God redeemed the tragic events of
my life, author tells audience
Story and Photo
By Duane Good,
Marie Monville and her
husband Dan greet audience members and
sign books after her presentation.
At its core, the story of
Easter is one in which divine
intervention transforms a seemingly bad
situation to make it a source of hope
for the future.
It’s a story that Marie
Monville no doubt can relate to very
The Lancaster County
resident has lived through the horror of
knowing her husband was responsible for
the killing of five children at the West
Nickel Mines Amish school near Strasburg
before taking his own life in 2006.
And yet, as she told an
audience at Millersburg Area High School
earlier this month, she believes God has
taken that – as well as other tragedies
in her life – and redeemed them into
something positive and inspirational.
Now remarried (her husband Dan
accompanied her to Millersburg), Monville
frequently shares her story throughout
Pennsylvania and other states. She also has
authored a book, ‘‘One Light Still Shines,’’
about her life before and after the Nickel Mines
‘‘I knew He was going to work
in the situation.’’ Growing up, Monville
said her two main goals in life were to be a
wife and a mother. She reached the first
milestone soon after she graduated high school,
when she married Charles Carl ‘‘Charlie’’
Roberts IV. She lost her first two children
before eventually bearing a daughter and two
sons to Roberts.
‘‘I was living the dream I had.
And I was also finding God taking me through the
broken places in our lives,’’ she said.
Though she and Roberts attended
church and raised their children in their
Christian faith, Monville said Roberts remained
troubled about losing the earlier children but
would not seek outside help.
‘‘I could see Charlie was not on
the same path I had found, but no one saw
anything that could have foretold what would
happen,’’ she said.
What happened, of course, was
that on the morning of Oct. 2, 2006, Roberts
entered the Amish school and took 10 students,
all females, hostage. When the tragedy ended,
five of the girls were dead, five more were
injured and Roberts had killed himself.
That morning, he had left a note
to Monville which included the words, ‘‘I’m not
‘‘When I started to hear the
police and ambulance sirens, I knew it had to be
related (to Roberts), but I didn’t know
beforehand how it would all unfold,” Monville
said April 4.
‘‘When I got the details of what
had happened, I was at a complete loss; I didn’t
even know how to pray or what to say to God,’’
she added. ‘‘Somehow, I just knew He was going
to work in the situation.”
Monville said of the many things
she had to do following the tragedy, the hardest
was telling her daughter Abigail and sons Bryce
and Carson what had happened to their father.
‘‘I told them that their dad had
made very bad choices and that people died as a
result,’’ she recalled.
She later said that she makes
sure she tells her children about positive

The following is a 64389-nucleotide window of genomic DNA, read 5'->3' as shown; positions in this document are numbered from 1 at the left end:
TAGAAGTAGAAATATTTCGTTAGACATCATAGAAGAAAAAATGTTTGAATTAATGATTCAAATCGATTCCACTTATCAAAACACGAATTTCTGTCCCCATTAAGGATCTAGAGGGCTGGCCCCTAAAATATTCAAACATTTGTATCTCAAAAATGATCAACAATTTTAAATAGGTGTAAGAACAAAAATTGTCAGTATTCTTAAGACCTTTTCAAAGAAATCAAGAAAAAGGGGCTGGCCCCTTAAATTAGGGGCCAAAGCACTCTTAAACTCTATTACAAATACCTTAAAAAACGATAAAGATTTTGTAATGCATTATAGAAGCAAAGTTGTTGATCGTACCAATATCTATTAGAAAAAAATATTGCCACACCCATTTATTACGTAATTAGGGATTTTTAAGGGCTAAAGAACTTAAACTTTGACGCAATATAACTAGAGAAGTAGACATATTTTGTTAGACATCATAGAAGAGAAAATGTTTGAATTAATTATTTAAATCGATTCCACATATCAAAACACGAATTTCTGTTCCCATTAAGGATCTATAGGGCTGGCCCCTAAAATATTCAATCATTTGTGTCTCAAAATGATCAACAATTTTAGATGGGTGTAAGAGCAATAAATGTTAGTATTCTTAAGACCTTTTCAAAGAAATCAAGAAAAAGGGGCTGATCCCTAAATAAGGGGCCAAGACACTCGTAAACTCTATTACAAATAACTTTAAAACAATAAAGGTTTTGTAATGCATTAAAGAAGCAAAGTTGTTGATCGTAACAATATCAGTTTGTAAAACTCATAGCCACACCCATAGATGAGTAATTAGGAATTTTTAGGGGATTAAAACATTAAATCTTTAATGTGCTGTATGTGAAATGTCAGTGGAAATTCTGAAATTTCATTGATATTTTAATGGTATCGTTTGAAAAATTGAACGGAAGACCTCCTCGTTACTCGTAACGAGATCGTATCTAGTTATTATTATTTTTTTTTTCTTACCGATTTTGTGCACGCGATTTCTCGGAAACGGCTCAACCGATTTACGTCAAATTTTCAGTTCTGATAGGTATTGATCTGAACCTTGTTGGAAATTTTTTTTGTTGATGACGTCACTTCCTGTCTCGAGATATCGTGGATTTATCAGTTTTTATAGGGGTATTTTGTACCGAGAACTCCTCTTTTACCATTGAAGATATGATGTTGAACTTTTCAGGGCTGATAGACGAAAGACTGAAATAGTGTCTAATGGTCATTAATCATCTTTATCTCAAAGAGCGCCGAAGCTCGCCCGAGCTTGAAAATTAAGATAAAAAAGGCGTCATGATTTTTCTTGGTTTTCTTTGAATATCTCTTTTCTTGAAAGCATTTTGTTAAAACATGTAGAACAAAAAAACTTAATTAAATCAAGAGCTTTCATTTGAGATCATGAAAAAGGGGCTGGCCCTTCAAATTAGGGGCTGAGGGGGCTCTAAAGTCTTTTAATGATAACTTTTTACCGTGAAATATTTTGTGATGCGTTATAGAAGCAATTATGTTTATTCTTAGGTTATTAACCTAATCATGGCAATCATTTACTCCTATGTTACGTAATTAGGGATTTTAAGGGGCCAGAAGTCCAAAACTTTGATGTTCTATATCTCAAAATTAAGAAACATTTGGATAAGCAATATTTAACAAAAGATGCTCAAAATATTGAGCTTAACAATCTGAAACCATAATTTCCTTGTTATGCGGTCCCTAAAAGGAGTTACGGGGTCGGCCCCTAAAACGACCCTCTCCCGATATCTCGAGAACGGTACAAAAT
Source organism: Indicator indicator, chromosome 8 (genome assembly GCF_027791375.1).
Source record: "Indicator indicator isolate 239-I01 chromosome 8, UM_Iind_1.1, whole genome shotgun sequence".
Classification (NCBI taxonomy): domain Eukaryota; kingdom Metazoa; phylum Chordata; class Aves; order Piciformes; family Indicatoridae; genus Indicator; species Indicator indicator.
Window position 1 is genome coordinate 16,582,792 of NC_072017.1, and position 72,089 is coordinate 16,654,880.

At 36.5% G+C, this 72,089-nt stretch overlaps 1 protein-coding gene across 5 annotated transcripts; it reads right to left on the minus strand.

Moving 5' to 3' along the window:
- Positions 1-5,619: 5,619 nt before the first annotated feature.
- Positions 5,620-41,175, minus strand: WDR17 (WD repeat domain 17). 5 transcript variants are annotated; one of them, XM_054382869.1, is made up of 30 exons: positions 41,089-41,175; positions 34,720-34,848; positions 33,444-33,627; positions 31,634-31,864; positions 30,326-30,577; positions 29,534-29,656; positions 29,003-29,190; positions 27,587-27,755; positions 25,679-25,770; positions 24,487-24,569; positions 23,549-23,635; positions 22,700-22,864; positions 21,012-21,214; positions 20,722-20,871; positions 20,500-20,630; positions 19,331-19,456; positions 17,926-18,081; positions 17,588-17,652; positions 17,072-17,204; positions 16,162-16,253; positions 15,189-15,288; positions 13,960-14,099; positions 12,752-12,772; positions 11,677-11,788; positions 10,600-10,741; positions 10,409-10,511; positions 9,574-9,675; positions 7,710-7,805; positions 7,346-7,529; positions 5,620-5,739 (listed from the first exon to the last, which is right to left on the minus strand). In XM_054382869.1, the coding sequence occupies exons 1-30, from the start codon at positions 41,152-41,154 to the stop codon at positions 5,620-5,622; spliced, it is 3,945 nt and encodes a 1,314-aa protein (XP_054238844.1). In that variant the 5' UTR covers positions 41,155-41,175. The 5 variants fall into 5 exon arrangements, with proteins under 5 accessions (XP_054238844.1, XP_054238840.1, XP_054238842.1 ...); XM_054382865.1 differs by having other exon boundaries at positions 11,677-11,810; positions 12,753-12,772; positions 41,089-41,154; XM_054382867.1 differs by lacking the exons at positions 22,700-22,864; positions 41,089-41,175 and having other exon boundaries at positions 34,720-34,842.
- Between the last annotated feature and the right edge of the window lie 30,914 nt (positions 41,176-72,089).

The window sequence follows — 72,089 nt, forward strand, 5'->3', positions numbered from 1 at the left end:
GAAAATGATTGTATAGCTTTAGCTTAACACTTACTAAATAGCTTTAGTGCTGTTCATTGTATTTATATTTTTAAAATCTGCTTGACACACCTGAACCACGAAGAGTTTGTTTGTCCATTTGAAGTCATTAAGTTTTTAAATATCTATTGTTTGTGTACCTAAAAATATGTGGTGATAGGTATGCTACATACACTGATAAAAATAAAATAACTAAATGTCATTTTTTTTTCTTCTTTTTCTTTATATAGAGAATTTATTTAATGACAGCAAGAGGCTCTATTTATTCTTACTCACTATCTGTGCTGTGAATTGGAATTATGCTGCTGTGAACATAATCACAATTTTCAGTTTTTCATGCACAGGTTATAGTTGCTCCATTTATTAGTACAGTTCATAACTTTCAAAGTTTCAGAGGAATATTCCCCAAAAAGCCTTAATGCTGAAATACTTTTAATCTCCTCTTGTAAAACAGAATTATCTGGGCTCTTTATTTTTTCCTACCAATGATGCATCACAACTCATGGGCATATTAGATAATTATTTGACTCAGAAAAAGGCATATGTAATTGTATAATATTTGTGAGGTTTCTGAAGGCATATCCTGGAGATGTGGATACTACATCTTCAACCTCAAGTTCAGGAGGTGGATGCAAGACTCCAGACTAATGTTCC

aspects of her marriage to Roberts and that she
stays in touch with his family.
‘‘I don’t know why God allowed
this to happen. People make choices and those
choices can affect the lives of those around
them,’’ Monville said. ‘‘It doesn’t mean that
God isn’t there. Our circumstances don’t prove
or disprove God’s love. I know He is walking
‘Doorways of hope.’
According to Monville, not long after the
tragedy she prayed and believed God was telling
her, ‘‘I’m not going to fix the situation, but I
am going to redeem it.’’
In the ensuing days and weeks,
she said she and the children experienced God
doing just that.
One of the earliest experiences
was the response of the Amish community – many
of whom she and Charlie knew personally.
‘‘They let me know that they had
forgiven Charlie and that they extended grace to
us. That was a huge weight off my shoulders,
especially in giving an explanation to the
children about (Roberts’) choices,’’ Monville
said to her audience, which included a strong
delegation of Amish men, women and children.
Another came in the form of the
countless letters the family received from
strangers, saying that Monville and the children
were in their prayers. An additional theme, she
said, was the Bible verse about God having plans
not to harm them, but to give them hope for the
‘‘While we all experience pain
and brokenness, they are not the story of our
lives,’’ she told her audience at the April 4
Referencing the Old Testament
book of Hosea, Monville said, ‘‘God was able to
take my ‘places of trouble’ and turn them into
‘doorways of hope’ for me as well as for
Monville said late last week that
she received a positive response from the
audience and hopes people who heard her speak,
or read her book, grasp how they are loved
deeply by God – that he loves them enough to
walk with them as they journey through the pain
and into the future he has planned for them.
The event was co-sponsored by
Free Grace Brethren in Christ Church and by
Millersburg Area High School’s Campus Club
(Sentinel, March 25 issue). Club adviser Ted
Book said many people facing life struggles
received encouragement from her presentation.
‘‘This was a timely event for
many people,’’ Book said. “We were very
fortunate to have her come and share her life
Monville again will speak locally
Friday, July 11 during the 2014 Lykens Valley
Campmeeting in Elizabethville.